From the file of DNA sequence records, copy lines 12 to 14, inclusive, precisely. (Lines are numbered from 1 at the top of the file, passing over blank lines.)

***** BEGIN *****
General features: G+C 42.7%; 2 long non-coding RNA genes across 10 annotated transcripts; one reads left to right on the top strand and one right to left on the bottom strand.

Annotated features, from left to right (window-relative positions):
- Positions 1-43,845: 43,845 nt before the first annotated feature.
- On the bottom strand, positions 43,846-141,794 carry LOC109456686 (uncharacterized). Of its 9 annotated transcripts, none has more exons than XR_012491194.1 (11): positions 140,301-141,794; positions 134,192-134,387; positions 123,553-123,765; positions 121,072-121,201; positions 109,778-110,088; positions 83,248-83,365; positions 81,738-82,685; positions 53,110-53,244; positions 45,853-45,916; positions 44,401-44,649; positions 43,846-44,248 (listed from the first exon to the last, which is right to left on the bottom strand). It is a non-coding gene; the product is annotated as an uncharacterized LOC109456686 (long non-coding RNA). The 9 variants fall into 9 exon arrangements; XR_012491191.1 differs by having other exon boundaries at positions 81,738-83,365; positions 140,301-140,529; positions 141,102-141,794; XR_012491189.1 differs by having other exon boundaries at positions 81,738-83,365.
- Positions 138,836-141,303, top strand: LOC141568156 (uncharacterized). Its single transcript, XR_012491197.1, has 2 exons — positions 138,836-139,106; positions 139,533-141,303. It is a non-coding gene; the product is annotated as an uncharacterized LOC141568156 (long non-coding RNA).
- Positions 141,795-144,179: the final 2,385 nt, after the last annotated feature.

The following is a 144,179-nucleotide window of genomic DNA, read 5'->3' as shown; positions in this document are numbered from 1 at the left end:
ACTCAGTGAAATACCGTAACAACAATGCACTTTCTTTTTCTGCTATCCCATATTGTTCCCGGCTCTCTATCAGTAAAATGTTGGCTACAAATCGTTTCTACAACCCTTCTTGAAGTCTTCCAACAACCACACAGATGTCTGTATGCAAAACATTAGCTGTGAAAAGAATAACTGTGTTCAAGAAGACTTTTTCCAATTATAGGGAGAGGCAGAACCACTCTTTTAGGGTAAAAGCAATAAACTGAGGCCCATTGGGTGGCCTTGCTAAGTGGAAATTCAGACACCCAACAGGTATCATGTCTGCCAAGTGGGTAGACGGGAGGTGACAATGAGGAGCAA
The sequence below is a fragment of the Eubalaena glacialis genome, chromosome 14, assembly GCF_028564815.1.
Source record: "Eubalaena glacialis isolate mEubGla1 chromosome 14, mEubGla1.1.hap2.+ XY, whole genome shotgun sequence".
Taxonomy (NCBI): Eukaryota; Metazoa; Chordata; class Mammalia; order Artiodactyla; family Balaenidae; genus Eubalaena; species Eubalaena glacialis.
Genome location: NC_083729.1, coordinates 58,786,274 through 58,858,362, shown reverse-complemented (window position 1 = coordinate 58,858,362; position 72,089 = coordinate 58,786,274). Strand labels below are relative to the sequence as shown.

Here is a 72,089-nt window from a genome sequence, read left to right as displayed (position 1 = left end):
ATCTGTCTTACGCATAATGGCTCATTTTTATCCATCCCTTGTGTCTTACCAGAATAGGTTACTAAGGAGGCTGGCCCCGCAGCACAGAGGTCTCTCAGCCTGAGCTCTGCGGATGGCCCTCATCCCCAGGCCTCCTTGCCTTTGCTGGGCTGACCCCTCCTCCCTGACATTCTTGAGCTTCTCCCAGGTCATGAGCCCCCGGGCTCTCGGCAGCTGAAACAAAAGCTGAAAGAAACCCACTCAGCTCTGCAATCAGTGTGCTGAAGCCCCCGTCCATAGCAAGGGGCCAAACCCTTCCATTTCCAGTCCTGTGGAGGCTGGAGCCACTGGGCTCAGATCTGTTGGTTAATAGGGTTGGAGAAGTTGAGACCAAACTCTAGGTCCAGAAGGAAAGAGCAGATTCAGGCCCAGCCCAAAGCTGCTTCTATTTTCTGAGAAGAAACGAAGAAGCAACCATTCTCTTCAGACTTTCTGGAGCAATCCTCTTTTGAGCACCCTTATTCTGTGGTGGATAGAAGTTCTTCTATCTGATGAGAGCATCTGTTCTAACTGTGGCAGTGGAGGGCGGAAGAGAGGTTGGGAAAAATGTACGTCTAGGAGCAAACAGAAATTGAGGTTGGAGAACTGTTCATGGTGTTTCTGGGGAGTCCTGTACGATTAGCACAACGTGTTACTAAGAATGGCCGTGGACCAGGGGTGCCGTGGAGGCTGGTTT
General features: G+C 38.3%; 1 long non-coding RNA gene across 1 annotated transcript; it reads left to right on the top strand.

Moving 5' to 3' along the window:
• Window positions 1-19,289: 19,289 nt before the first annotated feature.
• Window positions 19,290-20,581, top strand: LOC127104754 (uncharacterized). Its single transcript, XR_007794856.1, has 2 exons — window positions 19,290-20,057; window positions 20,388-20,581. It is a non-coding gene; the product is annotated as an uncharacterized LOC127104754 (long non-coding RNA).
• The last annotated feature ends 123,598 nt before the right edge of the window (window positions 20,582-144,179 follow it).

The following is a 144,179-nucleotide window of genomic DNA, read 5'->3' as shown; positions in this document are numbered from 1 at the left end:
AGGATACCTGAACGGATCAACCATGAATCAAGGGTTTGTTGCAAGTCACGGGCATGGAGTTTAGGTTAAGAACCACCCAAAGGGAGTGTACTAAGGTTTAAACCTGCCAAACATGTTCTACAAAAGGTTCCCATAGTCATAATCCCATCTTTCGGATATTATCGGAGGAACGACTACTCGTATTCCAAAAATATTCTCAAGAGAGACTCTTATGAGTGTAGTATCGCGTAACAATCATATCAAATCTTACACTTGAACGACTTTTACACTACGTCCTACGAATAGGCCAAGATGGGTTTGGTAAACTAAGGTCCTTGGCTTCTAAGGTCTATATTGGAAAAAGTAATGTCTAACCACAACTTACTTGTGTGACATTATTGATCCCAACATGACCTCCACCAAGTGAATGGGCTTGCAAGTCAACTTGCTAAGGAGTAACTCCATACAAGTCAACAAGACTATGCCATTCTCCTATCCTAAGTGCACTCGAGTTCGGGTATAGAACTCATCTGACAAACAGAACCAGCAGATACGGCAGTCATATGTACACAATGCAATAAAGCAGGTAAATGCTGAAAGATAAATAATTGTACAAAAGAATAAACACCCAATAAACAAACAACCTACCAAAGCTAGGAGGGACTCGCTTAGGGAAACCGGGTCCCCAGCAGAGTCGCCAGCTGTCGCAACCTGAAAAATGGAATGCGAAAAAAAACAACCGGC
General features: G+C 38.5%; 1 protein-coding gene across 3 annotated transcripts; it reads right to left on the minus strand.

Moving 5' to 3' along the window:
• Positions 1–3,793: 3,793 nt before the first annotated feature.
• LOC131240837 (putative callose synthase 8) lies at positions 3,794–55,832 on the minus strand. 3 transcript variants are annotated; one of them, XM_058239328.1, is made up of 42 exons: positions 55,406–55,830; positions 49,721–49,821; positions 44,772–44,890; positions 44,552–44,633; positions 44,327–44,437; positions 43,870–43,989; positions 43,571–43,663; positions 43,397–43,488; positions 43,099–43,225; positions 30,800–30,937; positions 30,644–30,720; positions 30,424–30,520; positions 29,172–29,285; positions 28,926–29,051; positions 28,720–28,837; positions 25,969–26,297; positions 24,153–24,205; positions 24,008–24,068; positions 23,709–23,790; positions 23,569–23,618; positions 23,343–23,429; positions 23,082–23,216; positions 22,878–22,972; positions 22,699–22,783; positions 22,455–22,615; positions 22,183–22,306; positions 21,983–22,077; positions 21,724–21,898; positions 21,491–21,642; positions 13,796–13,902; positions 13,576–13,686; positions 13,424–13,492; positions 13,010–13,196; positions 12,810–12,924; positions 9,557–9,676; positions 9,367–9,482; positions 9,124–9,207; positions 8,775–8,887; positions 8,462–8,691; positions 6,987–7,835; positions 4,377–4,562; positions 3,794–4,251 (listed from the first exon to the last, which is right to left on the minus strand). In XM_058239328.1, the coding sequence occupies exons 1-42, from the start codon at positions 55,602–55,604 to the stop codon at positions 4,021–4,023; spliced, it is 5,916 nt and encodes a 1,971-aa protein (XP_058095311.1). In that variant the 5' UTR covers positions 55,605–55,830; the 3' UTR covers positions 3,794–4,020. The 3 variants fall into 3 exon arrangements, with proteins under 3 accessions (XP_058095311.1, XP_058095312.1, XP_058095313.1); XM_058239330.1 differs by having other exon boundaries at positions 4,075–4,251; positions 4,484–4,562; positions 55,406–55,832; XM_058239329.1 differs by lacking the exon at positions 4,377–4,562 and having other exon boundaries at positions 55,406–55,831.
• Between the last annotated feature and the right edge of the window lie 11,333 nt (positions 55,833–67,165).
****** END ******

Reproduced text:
Genome location: NC_083729.1, coordinates 58,786,274 through 58,858,362, shown reverse-complemented (window position 1 = coordinate 58,858,362; position 72,089 = coordinate 58,786,274). Strand labels below are relative to the sequence as shown.

Here is a 72,089-nt window from a genome sequence, read left to right as displayed (position 1 = left end):
ATCTGTCTTACGCATAATGGCTCATTTTTATCCATCCCTTGTGTCTTACCAGAATAGGTTACTAAGGAGGCTGGCCCCGCAGCACAGAGGTCTCTCAGCCTGAGCTCTGCGGATGGCCCTCATCCCCAGGCCTCCTTGCCTTTGCTGGGCTGACCCCTCCTCCCTGACATTCTTGAGCTTCTCCCAGGTCATGAGCCCCCGGGCTCTCGGCAGCTGAAACAAAAGCTGAAAGAAACCCACTCAGCTCTGCAATCAGTGTGCTGAAGCCCCCGTCCATAGCAAGGGGCCAAACCCTTCCATTTCCAGTCCTGTGGAGGCTGGAGCCACTGGGCTCAGATCTGTTGGTTAATAGGGTTGGAGAAGTTGAGACCAAACTCTAGGTCCAGAAGGAAAGAGCAGATTCAGGCCCAGCCCAAAGCTGCTTCTATTTTCTGAGAAGAAACGAAGAAGCAACCATTCTCTTCAGACTTTCTGGAGCAATCCTCTTTTGAGCACCCTTATTCTGTGGTGGATAGAAGTTCTTCTATCTGATGAGAGCATCTGTTCTAACTGTGGCAGTGGAGGGCGGAAGAGAGGTTGGGAAAAATGTACGTCTAGGAGCAAACAGAAATTGAGGTTGGAGAACTGTTCATGGTGTTTCTGGGGAGTCCTGTACGATTAGCACAACGTGTTACTAAGAATGGCCGTGGACCAGGGGTGCCGTGGAGGCTGGTTT